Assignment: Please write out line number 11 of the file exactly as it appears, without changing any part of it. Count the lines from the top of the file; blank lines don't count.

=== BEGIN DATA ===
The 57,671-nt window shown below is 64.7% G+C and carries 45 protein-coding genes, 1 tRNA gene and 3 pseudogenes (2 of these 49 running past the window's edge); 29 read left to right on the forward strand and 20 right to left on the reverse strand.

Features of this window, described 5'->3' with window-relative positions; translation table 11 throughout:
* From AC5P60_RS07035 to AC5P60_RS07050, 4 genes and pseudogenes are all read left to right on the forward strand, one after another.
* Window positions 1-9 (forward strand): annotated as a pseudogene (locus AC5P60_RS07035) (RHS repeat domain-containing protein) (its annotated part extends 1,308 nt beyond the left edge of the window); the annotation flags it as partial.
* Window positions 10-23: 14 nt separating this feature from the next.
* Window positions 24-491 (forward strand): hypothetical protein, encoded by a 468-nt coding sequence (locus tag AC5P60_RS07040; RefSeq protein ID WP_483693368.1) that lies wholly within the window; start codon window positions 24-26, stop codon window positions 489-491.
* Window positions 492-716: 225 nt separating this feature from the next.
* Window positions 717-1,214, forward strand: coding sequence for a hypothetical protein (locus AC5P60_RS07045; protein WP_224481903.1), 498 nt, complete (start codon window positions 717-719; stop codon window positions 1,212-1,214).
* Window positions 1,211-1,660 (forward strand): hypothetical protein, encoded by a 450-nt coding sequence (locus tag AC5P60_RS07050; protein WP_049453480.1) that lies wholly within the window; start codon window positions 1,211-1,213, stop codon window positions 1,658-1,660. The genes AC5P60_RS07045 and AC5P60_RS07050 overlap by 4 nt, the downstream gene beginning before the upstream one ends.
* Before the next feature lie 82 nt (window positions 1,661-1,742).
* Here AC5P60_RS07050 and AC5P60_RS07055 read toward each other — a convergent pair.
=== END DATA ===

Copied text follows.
* Here AC5P60_RS07050 and AC5P60_RS07055 read toward each other — a convergent pair.